Mumbai Diary: Thursday Dossier
The city - sliced, diced and served with a dash of sauce
Should I be afraid?
Actor Boman Irani fools around when a young girl readies to take his photograph at a photo exhibition in SoBo on Wednesday. Pic/Atul Kamble
Bhutto's pen will do the talking
Fatima Bhutto belongs to a new generation of Pakistani writers who are putting the country on the world's literary map. And after her debut novel, The Shadow of the Crescent Moon, she is now back with her second book, The Runaways (Penguin Random House India).
It discusses modern Muslim identity in a world riddled with violence. The plot line involves three disparate characters - two from Karachi and one from Portsmouth - who have nothing in common. Their paths cross in a desert in Mosul, and their closely guarded secrets force them to make a terrible choice. Pick up a copy to find out what it is.
Wisden honour for mid-day staffer
"I was at Versova beach late last year. I had immersed the ashes of my late mother and was making my way back when I spotted these kids playing cricket despite the litter all around," recalls mid-day staffer Uday Devrukhkar.
He is one of the 11 winners of the 2017 Wisden-MCC Cricket Photo of the Year. Devrukhkar is the only amateur mention in the prestigious list that saw over 1,500 entries.
Arunachali touch to mallakhamb
Recently, Dadar witnessed a slice of the North East in an interesting manner. Eighty students from Arunachal Pradesh aged nine to 13 years attended a mallakhamb training camp at Shree Samartha Vyayam Mandir, Shivaji Park from April 1. Their camp culminated yesterday with a spectacular demonstration of the indigenous sport.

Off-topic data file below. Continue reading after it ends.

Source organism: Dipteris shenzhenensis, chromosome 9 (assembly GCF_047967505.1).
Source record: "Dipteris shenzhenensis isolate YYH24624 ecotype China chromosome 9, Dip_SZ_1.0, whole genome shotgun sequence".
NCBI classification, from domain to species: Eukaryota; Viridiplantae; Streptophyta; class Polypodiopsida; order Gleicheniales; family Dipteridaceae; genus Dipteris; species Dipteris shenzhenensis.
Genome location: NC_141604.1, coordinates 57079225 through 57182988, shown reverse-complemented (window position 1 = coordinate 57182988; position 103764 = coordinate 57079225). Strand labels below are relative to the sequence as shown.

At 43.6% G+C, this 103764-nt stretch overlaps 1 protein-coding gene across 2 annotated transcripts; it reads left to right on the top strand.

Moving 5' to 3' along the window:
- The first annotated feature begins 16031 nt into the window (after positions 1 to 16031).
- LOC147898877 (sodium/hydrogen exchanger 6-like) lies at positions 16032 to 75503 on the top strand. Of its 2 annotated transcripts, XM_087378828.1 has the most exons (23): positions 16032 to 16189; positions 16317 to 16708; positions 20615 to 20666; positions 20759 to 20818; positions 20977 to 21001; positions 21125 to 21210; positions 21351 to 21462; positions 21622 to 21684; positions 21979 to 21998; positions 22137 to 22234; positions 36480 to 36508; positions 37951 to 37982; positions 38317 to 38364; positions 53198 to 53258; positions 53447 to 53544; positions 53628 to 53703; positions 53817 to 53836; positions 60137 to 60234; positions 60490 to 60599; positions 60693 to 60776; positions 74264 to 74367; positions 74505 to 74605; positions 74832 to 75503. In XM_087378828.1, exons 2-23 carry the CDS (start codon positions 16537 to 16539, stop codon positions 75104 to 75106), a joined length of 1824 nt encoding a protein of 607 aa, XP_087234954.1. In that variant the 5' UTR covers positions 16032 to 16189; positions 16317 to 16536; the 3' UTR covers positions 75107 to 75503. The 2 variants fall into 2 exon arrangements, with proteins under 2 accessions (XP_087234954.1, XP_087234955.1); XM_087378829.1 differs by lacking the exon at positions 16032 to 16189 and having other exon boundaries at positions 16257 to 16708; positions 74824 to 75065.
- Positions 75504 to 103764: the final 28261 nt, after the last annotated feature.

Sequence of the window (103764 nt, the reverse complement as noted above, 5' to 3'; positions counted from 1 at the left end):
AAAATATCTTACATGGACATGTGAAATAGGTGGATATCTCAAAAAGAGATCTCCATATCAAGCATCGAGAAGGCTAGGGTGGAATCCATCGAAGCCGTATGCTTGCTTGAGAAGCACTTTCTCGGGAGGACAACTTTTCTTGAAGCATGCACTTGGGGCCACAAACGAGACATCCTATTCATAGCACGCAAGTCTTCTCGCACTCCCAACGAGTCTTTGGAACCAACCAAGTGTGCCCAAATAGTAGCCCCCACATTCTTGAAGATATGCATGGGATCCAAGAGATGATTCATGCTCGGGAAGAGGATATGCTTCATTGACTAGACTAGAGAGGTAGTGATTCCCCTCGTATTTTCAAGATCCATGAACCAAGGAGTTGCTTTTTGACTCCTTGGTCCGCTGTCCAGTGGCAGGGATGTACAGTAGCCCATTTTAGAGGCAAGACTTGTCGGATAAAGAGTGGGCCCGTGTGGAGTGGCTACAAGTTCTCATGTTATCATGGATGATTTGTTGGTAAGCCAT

Uday Deshpande, director of Shree Samarth Vyayam Mandir said, "I have been training students in the North East since 1984 and have visited various schools there. This has culminated in these visits. Last year, we had 16 students. In 2019, the state plans to send at least five students from each school to the city, which means we will have 180 students at Shivaji Park next summer."
Deshpande adds that people from the North East are hardy and boast of enviable endurance and flexibility. They are quicker to pick up the basics and nuances of mallakhamb in comparison to students from here.
Admirers of acclaimed contemporary artist Subodh Gupta's works would vouch for his love for all things metallic. So, there couldn't perhaps be a better venue to host his retrospective than a mint - and the world's oldest continuously running mint at that. Starting tomorrow, Monnaie de Paris will host Gupta's first retrospective in France.
Its title, Adda, draws from his view of the exhibition as a place for meetings and rendezvous that would trigger exchanges and debates. The exhibition will showcase his famous sculptures using stainless steel utensils, such as Very Hungry God (2006), cast found objects, such as Two Cows (2003), and his latest works. On till August, it also features a lecture by Gupta in June.
Eat for a cause
The Thais celebrate their New Year, Songkran, in a unique way, with water fights, much like Holi without the colours. As the festivities begin in the Asian country this Friday, BKC's Thai restaurant, Nara, has associated with Swades Foundation to provide water to rural households in the Raigad district of Maharashtra.
You can be part of this initiative by ordering Khao Phad Samunprai or butterfly pea fried rice along with a bottle of water. The proceeds of this will be routed to the organisation.
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